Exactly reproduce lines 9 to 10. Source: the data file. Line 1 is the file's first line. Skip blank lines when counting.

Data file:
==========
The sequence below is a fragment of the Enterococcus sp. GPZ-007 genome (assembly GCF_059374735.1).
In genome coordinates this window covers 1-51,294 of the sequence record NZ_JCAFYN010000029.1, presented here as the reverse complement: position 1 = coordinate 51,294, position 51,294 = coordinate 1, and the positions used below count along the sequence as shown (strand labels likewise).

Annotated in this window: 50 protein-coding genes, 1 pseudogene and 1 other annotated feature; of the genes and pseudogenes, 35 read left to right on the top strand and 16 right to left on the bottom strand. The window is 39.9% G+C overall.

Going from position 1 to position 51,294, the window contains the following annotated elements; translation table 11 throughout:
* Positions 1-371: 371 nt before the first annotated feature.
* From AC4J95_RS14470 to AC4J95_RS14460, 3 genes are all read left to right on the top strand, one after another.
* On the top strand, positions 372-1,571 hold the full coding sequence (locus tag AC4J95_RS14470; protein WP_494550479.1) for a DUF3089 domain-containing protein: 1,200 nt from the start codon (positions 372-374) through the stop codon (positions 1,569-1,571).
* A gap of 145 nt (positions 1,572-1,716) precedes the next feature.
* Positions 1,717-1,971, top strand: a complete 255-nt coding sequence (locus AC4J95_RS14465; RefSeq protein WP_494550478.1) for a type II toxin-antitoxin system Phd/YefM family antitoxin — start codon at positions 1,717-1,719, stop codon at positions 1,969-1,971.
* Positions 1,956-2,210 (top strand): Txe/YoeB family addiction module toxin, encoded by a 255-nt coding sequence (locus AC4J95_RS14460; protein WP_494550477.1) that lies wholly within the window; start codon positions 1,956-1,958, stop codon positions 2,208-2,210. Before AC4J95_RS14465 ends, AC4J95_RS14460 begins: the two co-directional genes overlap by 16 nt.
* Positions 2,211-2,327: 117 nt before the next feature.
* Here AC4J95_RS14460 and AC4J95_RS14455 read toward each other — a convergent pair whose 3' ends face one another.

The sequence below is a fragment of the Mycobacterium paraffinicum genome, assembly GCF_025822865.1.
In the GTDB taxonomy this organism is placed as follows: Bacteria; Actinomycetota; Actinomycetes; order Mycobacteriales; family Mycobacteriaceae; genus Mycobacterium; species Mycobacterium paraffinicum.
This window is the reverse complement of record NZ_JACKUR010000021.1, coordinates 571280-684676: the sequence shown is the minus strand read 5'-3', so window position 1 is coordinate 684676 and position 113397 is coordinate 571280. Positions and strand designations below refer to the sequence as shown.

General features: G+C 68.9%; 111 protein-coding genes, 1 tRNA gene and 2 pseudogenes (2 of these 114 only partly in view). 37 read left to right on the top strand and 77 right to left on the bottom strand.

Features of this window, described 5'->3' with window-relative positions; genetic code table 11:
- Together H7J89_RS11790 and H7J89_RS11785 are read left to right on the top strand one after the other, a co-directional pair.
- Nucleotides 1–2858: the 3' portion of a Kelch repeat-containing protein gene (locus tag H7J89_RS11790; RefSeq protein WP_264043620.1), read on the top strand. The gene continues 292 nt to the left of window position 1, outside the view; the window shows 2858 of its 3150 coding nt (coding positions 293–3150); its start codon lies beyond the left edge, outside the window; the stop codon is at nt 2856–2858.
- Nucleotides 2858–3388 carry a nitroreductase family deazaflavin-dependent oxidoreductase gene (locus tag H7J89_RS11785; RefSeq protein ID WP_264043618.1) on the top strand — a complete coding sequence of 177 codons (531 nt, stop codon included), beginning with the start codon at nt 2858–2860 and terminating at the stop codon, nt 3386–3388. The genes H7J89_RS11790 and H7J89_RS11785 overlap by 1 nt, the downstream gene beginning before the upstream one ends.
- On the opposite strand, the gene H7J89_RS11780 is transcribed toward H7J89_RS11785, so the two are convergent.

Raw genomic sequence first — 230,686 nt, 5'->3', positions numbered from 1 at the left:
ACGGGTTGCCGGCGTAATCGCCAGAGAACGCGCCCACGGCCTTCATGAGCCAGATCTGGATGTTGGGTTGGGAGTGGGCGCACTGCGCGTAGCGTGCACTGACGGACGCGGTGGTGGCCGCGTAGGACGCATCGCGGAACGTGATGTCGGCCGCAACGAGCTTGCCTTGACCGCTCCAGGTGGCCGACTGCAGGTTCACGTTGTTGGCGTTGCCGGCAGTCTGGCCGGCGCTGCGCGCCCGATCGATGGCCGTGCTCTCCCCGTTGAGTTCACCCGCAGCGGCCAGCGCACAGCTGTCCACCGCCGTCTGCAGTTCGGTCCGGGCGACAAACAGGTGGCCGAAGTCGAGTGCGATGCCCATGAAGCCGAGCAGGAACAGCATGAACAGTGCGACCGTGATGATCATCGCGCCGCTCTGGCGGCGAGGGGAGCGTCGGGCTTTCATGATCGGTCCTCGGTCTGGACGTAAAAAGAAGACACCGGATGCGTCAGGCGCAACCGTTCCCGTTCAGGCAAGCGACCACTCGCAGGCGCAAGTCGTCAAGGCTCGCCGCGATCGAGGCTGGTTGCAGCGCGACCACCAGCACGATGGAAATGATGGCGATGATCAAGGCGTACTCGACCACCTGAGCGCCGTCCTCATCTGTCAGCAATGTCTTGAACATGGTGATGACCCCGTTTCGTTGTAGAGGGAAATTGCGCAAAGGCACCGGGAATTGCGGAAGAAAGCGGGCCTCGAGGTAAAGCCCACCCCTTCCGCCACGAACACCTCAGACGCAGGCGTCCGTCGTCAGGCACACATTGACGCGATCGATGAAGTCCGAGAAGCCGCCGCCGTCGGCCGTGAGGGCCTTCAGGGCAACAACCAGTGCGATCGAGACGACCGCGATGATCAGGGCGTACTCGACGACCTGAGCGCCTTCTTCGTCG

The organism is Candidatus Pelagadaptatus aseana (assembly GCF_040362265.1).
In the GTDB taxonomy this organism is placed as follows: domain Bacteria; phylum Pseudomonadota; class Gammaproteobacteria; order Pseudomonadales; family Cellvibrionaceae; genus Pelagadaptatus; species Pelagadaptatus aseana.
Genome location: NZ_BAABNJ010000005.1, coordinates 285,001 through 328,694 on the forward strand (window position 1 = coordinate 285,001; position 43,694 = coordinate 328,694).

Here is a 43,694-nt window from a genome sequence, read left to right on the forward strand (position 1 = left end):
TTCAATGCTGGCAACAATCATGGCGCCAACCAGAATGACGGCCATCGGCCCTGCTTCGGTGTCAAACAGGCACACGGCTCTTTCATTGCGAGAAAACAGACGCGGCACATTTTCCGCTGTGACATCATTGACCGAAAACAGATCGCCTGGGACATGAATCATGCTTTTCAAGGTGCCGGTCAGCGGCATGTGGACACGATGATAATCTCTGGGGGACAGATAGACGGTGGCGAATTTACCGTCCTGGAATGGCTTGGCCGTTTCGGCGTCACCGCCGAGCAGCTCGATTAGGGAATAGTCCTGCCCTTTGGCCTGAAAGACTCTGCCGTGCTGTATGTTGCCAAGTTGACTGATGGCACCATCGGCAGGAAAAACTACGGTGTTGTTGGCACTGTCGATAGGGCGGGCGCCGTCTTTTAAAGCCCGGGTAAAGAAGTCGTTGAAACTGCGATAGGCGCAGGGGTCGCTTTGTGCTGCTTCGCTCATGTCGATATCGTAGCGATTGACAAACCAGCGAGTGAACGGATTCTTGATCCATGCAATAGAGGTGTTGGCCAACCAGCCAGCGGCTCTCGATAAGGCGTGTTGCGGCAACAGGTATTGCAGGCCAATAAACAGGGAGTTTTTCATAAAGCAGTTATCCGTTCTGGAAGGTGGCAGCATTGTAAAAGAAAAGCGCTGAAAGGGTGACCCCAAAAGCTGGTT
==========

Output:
* Positions 1,717-1,971, top strand: a complete 255-nt coding sequence (locus AC4J95_RS14465; RefSeq protein WP_494550478.1) for a type II toxin-antitoxin system Phd/YefM family antitoxin — start codon at positions 1,717-1,719, stop codon at positions 1,969-1,971.
* Positions 1,956-2,210 (top strand): Txe/YoeB family addiction module toxin, encoded by a 255-nt coding sequence (locus AC4J95_RS14460; protein WP_494550477.1) that lies wholly within the window; start codon positions 1,956-1,958, stop codon positions 2,208-2,210. Before AC4J95_RS14465 ends, AC4J95_RS14460 begins: the two co-directional genes overlap by 16 nt.